Actress Fairuza Balk is actually a Wiccan in real life. Balk was also able to help the makers of the movie keep the storyline as realistic as they could, and was able to give them Wicca contacts to help them in areas she couldn't.
An official website of the film said: "The crew had to return to the location a second time to complete filming interrupted by several weird occurrences that even caused witch consultant Pat Devin to raise an eyebrow. As the fog rolled in at midnight, the four actresses used actual Wiccan rites and language to invoke powerful forces. Then, as Fairuza Balk's character Nancy attempts to invoke the deity Manon, a flock of bats hovered over the set and the tide rose dramatically, extinguishing the circle of candles. Witchcraft consultant Devin recalls that 'Manon, a fictitious creation for the film, sounds very close to Mananan, the Gaelic god of the sea. Luckily, we weren't all swept to sea!'" Director Andrew Fleming is quoted: "'Every time the girls started the ceremony, and only when they would start the ceremony, the waves would start coming up tremendously fast, pounding heavily. Then, right when Nancy says her line, "Manon, fill me," right at that exact moment, we lost power. It was a very strange thing.'"
Andrew Fleming states in the DVD commentary that a PG-13 rating was sought. They followed all of the guidelines to earn that rating, but in the final outcome the film was rated R because the film dealt with teenage girls using witchcraft.
While researching The Craft, Fairuza Balk became familiar with Panpipes Magickal Marketplace in Hollywood, eventually buying the store and continuing to operate it until 2001 when she sold it to Jymie Darling and Vicky Adams, whom she had brought in as managers after her own purchase in 1995.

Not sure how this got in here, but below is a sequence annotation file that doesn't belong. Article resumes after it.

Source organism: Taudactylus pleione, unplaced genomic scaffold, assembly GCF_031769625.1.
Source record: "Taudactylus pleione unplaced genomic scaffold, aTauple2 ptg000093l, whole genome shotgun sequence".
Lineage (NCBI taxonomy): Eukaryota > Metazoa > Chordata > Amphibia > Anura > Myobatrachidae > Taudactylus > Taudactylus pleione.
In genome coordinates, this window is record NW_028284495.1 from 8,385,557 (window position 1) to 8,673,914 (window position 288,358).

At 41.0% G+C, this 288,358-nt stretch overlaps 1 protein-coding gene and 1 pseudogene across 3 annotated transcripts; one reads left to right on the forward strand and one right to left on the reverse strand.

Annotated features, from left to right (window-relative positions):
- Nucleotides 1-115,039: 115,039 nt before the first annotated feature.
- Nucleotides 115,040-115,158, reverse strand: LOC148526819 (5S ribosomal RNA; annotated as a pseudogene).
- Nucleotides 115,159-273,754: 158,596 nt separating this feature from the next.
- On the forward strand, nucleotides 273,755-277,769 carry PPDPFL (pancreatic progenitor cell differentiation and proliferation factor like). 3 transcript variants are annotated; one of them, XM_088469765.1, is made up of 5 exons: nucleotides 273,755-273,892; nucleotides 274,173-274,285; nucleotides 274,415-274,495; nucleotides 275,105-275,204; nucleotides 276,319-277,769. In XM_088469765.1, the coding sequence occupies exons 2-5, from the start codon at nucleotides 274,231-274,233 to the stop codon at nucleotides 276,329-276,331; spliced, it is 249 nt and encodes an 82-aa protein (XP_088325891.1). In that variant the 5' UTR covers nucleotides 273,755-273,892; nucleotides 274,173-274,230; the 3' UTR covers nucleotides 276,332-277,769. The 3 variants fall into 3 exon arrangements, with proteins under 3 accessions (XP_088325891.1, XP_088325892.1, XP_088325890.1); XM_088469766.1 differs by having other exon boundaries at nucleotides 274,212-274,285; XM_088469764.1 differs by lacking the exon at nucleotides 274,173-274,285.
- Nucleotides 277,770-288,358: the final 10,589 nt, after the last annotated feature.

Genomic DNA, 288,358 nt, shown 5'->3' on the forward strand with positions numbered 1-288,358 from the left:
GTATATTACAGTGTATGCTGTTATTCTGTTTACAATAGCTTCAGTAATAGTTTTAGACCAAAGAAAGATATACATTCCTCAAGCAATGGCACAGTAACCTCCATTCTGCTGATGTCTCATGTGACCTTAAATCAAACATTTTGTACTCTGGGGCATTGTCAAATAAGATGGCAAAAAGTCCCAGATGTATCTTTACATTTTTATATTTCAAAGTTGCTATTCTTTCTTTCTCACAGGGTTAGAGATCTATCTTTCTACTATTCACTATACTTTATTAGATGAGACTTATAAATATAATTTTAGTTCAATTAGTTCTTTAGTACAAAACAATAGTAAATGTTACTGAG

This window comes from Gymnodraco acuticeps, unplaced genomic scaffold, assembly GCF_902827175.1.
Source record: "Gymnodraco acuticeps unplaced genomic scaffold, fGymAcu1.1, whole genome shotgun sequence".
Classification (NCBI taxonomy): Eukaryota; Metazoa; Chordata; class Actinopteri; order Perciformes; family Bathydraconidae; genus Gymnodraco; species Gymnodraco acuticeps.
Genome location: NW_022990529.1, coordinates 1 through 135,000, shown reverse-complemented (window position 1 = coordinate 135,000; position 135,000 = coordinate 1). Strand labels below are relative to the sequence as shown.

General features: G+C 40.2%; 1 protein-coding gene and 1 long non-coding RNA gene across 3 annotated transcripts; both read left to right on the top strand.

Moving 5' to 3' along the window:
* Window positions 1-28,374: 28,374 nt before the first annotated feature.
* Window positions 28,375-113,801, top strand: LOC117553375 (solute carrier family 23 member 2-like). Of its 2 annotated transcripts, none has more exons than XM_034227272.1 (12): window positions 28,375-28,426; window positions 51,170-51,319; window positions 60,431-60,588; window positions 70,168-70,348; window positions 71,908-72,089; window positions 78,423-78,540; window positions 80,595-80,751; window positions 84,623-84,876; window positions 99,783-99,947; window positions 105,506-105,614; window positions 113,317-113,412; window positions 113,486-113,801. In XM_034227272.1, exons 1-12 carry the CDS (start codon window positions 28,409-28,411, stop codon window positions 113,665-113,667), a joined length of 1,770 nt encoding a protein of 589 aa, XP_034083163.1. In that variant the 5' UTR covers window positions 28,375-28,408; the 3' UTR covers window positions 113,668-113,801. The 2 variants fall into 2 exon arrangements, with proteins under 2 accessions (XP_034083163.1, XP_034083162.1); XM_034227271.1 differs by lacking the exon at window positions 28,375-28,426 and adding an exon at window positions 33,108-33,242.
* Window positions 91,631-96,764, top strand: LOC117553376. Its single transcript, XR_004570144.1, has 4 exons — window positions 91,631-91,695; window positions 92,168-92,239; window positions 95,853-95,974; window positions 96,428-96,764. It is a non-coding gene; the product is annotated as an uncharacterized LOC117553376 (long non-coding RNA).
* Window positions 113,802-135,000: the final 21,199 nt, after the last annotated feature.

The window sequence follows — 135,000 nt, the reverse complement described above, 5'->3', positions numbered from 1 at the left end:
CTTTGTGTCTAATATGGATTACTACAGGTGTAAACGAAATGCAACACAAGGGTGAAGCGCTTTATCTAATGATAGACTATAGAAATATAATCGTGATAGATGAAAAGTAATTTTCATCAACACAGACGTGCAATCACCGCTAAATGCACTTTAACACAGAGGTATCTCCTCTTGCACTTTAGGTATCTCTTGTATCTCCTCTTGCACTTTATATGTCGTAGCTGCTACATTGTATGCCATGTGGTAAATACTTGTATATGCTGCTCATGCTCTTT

The shots of Nancy being covered in bugs were created by wrapping a life-cast of Fairuza Balk's head and torso in green screen material. The bugs were filmed crawling all over the casting and then digitally composited on top of a live action plate of Balk.
The text of the book "Invocation of the Spirit" that Nancy reads from in the magic shop comes from "The Book of Ceremonial Magic" by Arthur Edward Waite, a well-known occultist. The book does discuss invocation of spirits, although it is not the focus of the entire book as implied in the film.
Though the song "How Soon is Now" was originally perfomed by The Smiths, Love Spit Love did the cover for the Soundtrack. The Love Spit Love cover of "How Soon is Now" was also the theme song for the WB show Charmed (1998). Charmed, a popular TV show which ran for 8 seasons (1998-2006), is also about witches.
After Sarah returns to her house near the end, the house is full of snakes, rats, maggots, etc. As she retreats to the upstairs bathroom, we see her pass a whiteboard with the name Gustav Klimt, an artist whose works were denounced for their eroticism. He was also known to have a common theme of the "Femme Fatale" or women who were empowered and strong.